In five years of University I have probably attended close to 600 classes. Like anything I have done in life I can usually remember the important bits of information, but a lot of the stuff I learned at school has fallen into the recesses of my mind – where I can hopefully find them when I need them.
Fortunately for me, I do remember two classes and they were my first and my last. Like any good journey the last class ended with a big show. It was a class where a group of pre-service teachers spent time talking about their greatest experiences with one another through video, slideshows, song, etc.
My first class, on the other hand, is another story altogether. The class was called Mass Communications and the professor, who we will call Prof. L, was the most experienced and decorated at the University. He came into the room with a rather large stack of papers and proceeded to hand them out to the class. After receiving his 20-page syllabus I was wondering if I had just walked into “Intimidation 101.”
We began the process of reading through the syllabus and we stopped on the word “vernacular” a word with many definitions, but roughly means the use of a wide variety of words and how they are understood by different people. I think he wanted us to understand this word because as we continued on our journey through our undergrad we would come across new words we would have to understand and adapt to our own writing if we wanted to be successful in Media Studies.
Upon leaving class he gave us our first assignment. We were asked, if I can remember correctly, to write a one-page assignment about who we were. To give you a small taste of our dear Prof. L when a student asked about the length of the assignment (and all assignments to come) he would answer, “as short as possible and as long as necessary.”
I went home and worked frivolously on my assignment and handed it in the following week and waited another week to receive my mark. I have self-titled Prof. L’s third class “The Bloodshed.” Seeing the faces of my fellow classmates looking at their marks made me think twice if I really deserved to be at University. When I finally received my paper I was relieved to see a great big seven at the bottom – not too high, not too low, right where I needed to be.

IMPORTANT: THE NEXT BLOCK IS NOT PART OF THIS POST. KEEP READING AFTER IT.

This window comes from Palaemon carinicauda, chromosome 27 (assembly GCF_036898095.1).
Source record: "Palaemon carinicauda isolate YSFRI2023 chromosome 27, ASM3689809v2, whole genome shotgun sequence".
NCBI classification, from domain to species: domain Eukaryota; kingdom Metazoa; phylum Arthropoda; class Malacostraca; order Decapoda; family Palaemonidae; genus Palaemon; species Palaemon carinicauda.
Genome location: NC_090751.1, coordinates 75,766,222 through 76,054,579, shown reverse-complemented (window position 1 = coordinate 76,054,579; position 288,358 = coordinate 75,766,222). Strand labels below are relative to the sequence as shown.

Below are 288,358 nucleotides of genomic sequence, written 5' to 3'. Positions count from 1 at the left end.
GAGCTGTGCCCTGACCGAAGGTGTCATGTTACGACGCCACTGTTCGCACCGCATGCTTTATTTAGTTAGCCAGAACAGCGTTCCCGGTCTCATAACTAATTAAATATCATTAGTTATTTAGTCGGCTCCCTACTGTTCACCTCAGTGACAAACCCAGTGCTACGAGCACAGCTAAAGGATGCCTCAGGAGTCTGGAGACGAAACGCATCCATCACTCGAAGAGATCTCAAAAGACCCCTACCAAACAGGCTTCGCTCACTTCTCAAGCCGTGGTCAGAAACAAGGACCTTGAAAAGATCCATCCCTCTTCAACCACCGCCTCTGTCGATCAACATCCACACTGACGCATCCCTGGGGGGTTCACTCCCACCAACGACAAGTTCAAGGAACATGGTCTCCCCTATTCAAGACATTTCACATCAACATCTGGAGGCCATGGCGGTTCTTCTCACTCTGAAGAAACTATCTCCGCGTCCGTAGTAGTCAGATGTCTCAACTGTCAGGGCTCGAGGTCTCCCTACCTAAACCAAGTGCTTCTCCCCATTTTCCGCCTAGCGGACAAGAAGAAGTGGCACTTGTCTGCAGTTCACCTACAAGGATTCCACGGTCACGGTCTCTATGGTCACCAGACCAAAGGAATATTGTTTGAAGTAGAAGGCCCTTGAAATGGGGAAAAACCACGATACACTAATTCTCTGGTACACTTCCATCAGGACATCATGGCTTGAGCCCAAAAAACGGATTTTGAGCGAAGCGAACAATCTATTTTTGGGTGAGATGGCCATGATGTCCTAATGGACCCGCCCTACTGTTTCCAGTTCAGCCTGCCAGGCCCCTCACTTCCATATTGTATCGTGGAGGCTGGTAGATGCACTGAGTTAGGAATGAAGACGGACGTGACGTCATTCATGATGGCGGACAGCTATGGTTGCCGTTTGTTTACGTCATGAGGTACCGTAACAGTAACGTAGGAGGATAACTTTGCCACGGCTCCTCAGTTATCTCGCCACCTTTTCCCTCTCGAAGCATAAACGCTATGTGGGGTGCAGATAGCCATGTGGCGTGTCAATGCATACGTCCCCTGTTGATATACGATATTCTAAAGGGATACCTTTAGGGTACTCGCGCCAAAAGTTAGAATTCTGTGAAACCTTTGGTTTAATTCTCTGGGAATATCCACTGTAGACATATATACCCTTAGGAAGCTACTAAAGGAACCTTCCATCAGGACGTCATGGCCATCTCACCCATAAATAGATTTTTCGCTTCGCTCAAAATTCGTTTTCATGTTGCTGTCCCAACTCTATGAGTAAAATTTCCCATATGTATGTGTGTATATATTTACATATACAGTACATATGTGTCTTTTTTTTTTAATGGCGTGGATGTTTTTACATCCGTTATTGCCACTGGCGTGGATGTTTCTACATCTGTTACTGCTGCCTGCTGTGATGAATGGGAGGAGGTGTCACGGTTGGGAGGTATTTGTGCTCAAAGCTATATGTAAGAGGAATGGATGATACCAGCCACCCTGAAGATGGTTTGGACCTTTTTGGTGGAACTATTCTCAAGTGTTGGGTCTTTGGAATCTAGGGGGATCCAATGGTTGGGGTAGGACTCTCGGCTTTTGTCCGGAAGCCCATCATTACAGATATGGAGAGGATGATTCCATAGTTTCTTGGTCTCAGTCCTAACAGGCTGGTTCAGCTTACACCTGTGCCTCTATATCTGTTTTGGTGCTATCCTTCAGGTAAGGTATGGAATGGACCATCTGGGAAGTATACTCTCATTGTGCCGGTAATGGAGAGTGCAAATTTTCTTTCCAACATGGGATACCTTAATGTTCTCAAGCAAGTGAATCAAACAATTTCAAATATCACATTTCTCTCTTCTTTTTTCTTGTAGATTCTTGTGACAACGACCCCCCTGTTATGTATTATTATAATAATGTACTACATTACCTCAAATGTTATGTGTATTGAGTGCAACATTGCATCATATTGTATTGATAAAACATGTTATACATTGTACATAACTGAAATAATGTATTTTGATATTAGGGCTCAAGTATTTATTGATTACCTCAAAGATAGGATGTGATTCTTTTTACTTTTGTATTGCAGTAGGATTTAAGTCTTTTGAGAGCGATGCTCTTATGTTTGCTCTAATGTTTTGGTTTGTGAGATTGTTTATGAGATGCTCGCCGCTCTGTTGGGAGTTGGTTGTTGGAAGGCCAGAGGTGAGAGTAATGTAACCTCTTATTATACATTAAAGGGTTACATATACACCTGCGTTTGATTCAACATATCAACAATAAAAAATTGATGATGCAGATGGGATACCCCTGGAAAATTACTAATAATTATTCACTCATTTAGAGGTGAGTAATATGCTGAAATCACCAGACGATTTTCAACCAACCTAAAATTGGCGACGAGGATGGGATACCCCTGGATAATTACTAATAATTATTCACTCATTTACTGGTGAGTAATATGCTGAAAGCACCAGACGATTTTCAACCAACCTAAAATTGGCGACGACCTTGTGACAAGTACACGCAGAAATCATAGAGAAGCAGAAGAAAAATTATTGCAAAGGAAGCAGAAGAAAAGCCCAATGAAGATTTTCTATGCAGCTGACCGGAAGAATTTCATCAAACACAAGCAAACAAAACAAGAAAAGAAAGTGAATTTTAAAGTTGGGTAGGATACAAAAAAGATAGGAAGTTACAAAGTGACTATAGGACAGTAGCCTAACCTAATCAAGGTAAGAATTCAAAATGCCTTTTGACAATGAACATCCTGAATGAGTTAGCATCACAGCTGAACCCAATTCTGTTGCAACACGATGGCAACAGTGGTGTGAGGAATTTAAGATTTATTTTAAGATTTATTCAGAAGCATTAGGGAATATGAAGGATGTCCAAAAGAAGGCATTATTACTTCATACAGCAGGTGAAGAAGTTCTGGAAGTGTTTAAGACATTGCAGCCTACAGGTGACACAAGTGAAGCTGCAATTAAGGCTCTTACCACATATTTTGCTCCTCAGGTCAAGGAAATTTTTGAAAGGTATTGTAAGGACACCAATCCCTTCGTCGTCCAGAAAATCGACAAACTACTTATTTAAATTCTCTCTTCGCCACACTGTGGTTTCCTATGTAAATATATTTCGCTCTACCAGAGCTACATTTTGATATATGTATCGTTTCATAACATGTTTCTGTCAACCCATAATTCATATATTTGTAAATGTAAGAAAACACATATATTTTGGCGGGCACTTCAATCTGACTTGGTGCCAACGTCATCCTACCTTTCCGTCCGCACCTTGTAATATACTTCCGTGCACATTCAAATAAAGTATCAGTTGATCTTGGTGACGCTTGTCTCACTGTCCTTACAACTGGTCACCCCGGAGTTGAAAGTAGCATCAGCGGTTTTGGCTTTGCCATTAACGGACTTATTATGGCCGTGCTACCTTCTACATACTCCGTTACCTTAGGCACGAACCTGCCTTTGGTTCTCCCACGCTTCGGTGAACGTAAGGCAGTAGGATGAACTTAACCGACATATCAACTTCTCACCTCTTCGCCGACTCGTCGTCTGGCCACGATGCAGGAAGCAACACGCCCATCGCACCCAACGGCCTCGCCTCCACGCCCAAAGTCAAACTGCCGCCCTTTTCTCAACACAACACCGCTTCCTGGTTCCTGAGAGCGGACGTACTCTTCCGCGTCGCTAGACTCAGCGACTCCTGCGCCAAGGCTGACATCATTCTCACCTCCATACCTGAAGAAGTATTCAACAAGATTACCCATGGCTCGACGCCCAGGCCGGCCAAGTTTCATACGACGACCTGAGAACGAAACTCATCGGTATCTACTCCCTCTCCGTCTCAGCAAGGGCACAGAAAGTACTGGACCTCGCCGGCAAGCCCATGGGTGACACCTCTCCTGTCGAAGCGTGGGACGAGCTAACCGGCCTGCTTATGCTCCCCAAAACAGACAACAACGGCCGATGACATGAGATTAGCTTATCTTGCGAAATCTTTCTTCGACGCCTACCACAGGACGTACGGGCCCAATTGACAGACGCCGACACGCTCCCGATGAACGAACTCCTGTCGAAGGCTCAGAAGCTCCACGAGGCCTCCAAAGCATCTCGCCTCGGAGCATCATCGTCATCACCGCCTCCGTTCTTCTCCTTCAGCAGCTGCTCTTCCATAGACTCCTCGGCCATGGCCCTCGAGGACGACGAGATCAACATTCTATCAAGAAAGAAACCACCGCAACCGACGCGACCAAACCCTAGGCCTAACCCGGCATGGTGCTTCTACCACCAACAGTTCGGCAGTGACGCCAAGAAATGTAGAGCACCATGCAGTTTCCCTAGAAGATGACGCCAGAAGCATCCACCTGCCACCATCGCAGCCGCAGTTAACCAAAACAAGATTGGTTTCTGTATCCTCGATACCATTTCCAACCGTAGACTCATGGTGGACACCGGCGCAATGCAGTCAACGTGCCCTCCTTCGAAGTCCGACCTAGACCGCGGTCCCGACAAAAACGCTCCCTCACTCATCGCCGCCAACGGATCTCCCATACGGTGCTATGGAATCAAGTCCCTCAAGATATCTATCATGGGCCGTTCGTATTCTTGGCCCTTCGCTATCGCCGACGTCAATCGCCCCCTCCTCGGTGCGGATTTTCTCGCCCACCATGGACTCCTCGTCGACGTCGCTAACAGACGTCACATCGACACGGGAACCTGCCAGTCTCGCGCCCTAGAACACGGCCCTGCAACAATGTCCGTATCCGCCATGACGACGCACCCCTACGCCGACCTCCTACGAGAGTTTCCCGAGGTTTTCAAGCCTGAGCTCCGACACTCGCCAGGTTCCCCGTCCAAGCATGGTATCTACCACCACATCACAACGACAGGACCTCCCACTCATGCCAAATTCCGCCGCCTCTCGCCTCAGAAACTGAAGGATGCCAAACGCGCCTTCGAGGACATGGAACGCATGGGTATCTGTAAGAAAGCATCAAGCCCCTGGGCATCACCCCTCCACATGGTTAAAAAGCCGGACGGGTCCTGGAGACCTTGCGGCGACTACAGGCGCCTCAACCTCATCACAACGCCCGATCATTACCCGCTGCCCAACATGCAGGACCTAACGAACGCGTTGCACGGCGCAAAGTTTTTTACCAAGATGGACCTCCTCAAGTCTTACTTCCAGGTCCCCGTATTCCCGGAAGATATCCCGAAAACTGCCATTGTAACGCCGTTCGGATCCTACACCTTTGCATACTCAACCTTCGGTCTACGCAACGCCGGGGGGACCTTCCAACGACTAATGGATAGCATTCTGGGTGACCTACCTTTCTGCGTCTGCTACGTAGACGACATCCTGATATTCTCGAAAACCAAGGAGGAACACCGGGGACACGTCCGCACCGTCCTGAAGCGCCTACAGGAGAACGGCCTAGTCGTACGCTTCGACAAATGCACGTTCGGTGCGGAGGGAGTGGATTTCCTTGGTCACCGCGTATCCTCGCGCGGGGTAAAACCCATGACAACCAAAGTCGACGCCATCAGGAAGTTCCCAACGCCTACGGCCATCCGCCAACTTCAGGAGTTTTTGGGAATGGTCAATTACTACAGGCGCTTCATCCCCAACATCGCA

I decided to talk to Prof. L after class to ask what I needed to do to improve on my mark. At the time I thought it was the worst decision of my life, but as I grow older I realize even though I may have felt inferior at the time all learning is a process – good or bad.
What I found interesting about the corrections was his critique of the word “that.” It was the first word Prof. L picked out and he wrote down the comment, “does this really need to be here?”
Years later as I continue with my education and writing I realize I use the word “that” quite frequently, but couldn’t really explain to someone what it meant if they were to ask. Like any good student I turned to the dictionary and this is what I found:
There is widespread ignorance about how to use that as a relative pronoun, and two common that- errors are so severe that teachers, editors, and other high-end readers will make unkind judgments about you if you commit them. The first is to use which when you need that. Writers who do this usually think the two relative pronouns are interchangeable but that which makes you look smarter. They aren't, and it doesn't. For writers, the abstract rule that that introduces restrictive elements and which introduces nonrestrictive elements is probably less helpful than the following simple test: If there needs to be a comma before the relative pronoun, you need which; otherwise, you need that. *Examples: We have a massive SUV that we purchased on credit last month; The massive SUV, which we purchased on credit last month, seats us ten feet above any other driver on the road. The second error, even more common, is worse. It's using that when you really need who or whom. Examples: She is the girl that he's always dreamed of; Daddy promised the air rifle to the first one of us that cleaned out the hog pen. There's a basic rule: Who and whom are the relative pronouns for people; that and which are the relative pronouns for everything else. It's true that there's a progressive-type linguistic argument to be made for the thesis that the supposed "error" of using that with people is in fact the first phase of our language evolving past the who/that distinction, since a universal that is simpler and would allow English to dispense with the whole subject- who-vs.-object- whom thing. This sort of argument is interesting in theory; ignore it in practice. The truth is that, as of now, misusing that for who or whom, whether in writing or speech, functions as a kind of class marker—it's the grammatical equivalent of wearing NASCAR paraphernalia or liking pro wrestling. If you think this last assertion too snooty or extreme, please be informed that the hideous old PTL Club' s initials actually stood for "People That Love."
(I wonder how much this person got paid per word)
While there is much confusion about how to use “that” I started to realize I could write without using the word at all. I began to look back over all my sentences and would either omit or replace the word “that” with something else and found I didn’t loose the meaning of the sentence at all. After this big speech about our “vernacular” it turns out the most important lesson I learned from Prof. L was how to remove a specific word from my written work.
Try it out for yourself and see if you need to use that word “that.”